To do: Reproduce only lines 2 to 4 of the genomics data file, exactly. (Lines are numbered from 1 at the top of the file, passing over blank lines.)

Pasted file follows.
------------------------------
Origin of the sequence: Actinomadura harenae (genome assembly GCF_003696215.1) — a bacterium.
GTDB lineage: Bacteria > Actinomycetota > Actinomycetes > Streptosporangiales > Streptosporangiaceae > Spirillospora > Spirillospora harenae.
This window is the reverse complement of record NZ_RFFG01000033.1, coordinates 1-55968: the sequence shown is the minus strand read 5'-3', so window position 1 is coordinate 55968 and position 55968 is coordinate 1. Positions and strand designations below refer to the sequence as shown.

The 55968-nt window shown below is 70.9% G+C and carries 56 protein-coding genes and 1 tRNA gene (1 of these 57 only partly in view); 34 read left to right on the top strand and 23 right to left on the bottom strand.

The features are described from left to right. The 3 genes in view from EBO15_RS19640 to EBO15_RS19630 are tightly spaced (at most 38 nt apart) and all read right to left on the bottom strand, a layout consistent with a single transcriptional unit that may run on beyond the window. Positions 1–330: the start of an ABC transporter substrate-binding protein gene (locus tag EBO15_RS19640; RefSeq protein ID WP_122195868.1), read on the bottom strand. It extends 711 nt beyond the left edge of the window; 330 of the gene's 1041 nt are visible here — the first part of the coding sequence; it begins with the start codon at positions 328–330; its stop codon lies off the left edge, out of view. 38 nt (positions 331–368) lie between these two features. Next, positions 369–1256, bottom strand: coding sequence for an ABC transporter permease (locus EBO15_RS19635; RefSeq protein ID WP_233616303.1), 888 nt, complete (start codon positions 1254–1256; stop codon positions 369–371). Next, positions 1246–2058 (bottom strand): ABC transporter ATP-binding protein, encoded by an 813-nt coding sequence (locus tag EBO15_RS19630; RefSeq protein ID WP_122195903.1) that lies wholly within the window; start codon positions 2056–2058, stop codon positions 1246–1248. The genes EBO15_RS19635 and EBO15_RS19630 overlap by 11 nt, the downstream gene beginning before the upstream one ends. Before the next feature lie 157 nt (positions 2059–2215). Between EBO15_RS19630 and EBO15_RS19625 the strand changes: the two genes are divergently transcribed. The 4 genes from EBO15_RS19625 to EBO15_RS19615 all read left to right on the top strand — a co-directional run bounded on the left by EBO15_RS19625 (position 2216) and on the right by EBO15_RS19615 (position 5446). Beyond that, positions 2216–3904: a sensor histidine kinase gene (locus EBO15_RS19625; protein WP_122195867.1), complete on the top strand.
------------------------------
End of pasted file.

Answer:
GTDB lineage: Bacteria > Actinomycetota > Actinomycetes > Streptosporangiales > Streptosporangiaceae > Spirillospora > Spirillospora harenae.
This window is the reverse complement of record NZ_RFFG01000033.1, coordinates 1-55968: the sequence shown is the minus strand read 5'-3', so window position 1 is coordinate 55968 and position 55968 is coordinate 1. Positions and strand designations below refer to the sequence as shown.

The 55968-nt window shown below is 70.9% G+C and carries 56 protein-coding genes and 1 tRNA gene (1 of these 57 only partly in view); 34 read left to right on the top strand and 23 right to left on the bottom strand.